Except I have probably had the actual inspiration but went outrageously short on the time. The last five or so months in the life of anjči have been packed with action (in a positive kind of sense), and, the further it goes, the more difficult I am finding it to settle and write on one specific topic. Life has been inconceivably busy – fine, 90 percent of that was self-inflicted so I refrain from complaints. Where do I start though?
TRAVELS (of course)
I have certainly been working hard on that glamorous image of a jet-setter. Between June and now, the number of countries I visited somehow clocked 13. I know, I know – for some of you, my fellow jet-setters-in-the-making, this is hardly an impressive showing, but for yours truly this is very much above the average annualised travel rate. I apologise for the jargon here – in addition to the jet-setter, I have very much attained an honorary “geek” title at work. See below in “WORK” (doh) for details.
Those of you following my humble developments on Facebook (I am guessing you have simply forgotten to unfriend me yet) will know where exactly my travels have taken me lately. For the lucky ones not exposed to my narcissistic updates, a brief summary follows.
It all began in mid-June when a few colleagues and I visited Cairo for work – days before the removal of Morsi from power, the place was already abuzz. I even managed to get some work done amid chocking in wild traffic and fighting off persistent market vendors at Khan el-Khalili.
I then had a blast on the Greek islands of Milos and Kimolos where I spent a full week conversing in Greek – the language I continue learning despite its widely perceived (and growing by the day, it seems) uselessness. The holiday was so good I have already booked flights to Greece in July 2014. My Greek summer dream lives on.
My second half and I then jetted off to Malta on a mission to visit the local school where the former was born over 40 years ago (geezer, eh). Obviously the school was not a school at the time, but a hospital (babies usually get born there, you know). And no, the love of my life isn’t Maltese.
By mid-July I found myself boarding a plane to Bangalore, India, where one of the best ladies I know was preparing to get married. It was my first ever Indian wedding and the first occasion I wore that gorgeous silk blue saree I brought back from my visit to Kerala last December. Half of my friends thought I looked pregnant in it – but no, sorry to disappoint, I just possibly needed to lose weight.
I visited mum in Riga a total of three times past summer – not good for the waistline, either – before embarking on my biggest adventure this year. I landed in Beijing on the first day of September, to spend a few days there before continuing to my actual destination – the Democratic People’s Republic of Korea (DPRK), most commonly known as North Korea. Some of you will have seen my photo set on Flickr – the trip was simply incredible, as, I hope, the photos do convey. I have committed to writing an individual blog post about my visit, so good it was. Watch this space – I have even settled on the format of the article in my mind, which is usually a good sign.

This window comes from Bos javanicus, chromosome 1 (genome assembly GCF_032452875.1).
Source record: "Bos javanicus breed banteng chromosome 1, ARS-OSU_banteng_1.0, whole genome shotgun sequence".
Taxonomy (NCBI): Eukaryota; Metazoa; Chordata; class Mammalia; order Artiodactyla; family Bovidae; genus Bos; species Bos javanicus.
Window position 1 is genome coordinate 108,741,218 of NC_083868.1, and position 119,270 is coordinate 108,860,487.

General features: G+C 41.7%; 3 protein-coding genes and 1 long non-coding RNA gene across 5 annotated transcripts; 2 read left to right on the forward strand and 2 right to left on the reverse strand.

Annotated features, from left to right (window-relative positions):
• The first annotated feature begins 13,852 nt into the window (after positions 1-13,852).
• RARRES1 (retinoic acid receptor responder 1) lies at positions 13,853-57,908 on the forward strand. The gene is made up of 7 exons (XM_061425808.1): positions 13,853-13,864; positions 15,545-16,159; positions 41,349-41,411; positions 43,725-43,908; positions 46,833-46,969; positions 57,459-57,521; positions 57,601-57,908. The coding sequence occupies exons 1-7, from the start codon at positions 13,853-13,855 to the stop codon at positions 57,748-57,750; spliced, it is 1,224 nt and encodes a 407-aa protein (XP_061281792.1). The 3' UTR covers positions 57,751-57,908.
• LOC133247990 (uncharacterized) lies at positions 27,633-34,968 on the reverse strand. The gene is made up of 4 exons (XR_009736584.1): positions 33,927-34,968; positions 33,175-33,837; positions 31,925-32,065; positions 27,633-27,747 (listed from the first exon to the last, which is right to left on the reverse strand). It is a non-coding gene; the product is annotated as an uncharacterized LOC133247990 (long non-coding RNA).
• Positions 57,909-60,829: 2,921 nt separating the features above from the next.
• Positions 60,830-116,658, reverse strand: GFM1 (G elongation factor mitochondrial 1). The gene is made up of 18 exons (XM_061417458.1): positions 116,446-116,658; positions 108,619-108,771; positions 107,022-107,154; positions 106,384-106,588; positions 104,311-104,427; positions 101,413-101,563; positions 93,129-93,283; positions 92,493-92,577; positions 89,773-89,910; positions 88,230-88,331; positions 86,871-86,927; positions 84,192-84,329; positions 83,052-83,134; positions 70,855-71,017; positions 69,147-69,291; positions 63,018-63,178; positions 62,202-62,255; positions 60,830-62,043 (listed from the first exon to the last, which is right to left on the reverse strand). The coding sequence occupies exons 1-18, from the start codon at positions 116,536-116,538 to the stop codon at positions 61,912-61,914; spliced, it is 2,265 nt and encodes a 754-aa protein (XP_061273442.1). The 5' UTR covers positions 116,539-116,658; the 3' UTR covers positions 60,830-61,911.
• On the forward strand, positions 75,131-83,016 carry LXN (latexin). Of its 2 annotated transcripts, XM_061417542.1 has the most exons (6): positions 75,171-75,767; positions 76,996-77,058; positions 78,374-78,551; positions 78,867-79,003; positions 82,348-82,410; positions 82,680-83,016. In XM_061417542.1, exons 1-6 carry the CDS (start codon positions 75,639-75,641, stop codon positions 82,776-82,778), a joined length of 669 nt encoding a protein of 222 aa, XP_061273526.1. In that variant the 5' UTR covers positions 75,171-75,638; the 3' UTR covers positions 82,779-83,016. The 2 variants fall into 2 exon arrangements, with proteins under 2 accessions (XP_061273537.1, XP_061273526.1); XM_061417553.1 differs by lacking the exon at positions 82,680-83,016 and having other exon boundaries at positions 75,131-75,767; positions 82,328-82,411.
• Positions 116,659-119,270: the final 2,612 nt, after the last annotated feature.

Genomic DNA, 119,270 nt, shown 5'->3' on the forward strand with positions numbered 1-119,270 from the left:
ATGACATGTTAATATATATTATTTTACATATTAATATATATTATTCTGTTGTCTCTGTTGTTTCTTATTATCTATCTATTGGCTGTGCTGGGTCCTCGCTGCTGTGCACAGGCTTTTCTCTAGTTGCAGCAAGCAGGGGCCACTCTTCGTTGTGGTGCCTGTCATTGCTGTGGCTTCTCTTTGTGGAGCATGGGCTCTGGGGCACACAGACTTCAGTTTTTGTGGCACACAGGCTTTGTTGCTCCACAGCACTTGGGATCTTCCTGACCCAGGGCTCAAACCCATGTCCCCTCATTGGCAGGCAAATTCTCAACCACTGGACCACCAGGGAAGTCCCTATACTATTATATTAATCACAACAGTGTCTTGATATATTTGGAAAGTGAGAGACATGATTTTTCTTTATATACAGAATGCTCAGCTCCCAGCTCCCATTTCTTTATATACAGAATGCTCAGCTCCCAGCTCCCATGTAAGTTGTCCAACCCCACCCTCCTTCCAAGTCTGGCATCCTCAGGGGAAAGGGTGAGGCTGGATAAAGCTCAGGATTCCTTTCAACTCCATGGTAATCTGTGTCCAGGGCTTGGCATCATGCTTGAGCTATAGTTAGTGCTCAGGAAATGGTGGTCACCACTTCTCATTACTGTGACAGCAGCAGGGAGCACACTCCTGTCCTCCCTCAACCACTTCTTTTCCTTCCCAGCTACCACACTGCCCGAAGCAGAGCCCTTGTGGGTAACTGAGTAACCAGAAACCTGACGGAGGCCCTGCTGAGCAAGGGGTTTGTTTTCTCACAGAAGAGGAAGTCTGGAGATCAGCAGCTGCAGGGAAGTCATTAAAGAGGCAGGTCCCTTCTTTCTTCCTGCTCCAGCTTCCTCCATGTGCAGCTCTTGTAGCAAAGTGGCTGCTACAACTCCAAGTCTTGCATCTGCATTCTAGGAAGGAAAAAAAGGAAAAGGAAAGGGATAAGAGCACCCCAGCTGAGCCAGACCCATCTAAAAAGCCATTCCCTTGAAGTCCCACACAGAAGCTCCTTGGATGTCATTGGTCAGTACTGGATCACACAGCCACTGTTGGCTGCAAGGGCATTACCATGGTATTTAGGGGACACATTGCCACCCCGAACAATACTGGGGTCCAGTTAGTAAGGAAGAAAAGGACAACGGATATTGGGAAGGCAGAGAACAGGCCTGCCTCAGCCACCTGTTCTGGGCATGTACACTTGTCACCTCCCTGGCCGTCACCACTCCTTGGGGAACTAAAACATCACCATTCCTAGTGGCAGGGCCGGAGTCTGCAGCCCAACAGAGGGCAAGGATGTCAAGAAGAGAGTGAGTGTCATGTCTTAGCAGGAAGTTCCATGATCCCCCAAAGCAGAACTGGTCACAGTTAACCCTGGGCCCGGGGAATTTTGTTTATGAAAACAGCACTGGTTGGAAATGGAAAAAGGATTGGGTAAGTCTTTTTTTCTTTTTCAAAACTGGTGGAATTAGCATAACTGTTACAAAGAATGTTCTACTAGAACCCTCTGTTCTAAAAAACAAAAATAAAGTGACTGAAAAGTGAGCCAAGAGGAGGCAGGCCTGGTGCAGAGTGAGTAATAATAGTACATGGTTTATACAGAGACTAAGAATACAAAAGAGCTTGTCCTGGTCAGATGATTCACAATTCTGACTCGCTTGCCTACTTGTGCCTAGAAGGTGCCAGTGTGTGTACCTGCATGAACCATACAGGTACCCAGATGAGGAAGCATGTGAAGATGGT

Days after setting my foot back on the British soil, I was again sent abroad on business – nowhere else than my self-proclaimed Promised Land – the beautiful Georgia, a pearl of the Caucasus. I stayed a whole week, visiting the south-western region of Paravani, the mountainous Kazbegi, the wine country of Kakheti and, of course, the wonderful capital city of Tbilisi. All for work. I truly believe I have the best job in the world sometimes.
That brings us to October which has so far brought me two more business trips – to Ljubljana and Budapest – as well as two personal visits, to Guernsey in the Channel Islands and Bordeaux in France. I especially enjoyed Guernsey where my second half (who most remarkably still remembered what his jet-setter girlfriend looked like) and I spent a weekend getting excited about omnipresent German bunkers. I don’t know what most unites you and your other half – but for us climbing into abandoned German watch towers (illegally, of course) quite does it. And no, my boyfriend isn’t German, either – see below for the bit where I refer to him as an “angel in flesh”, thereby ruling out the possibility.
What’s to come? I traditionally cut down on travels in the autumn and have so far failed miserably to do so. My next major trip is not until the end of the year though – when, despite my earlier plans involving India, I will be heading to Cambodia, Laos and a tiny bit of Thailand. I have been to the latter before but forgot to buy a fridge magnet. With a collection as serious as mine, this is clearly a good enough reason. Stay tuned for the updates in that respect.
And oh, somewhere in the midst of all that travel activity, I turned 30. So far no irreversible changes have occurred in my life, so perhaps the whole 30 thing is overrated.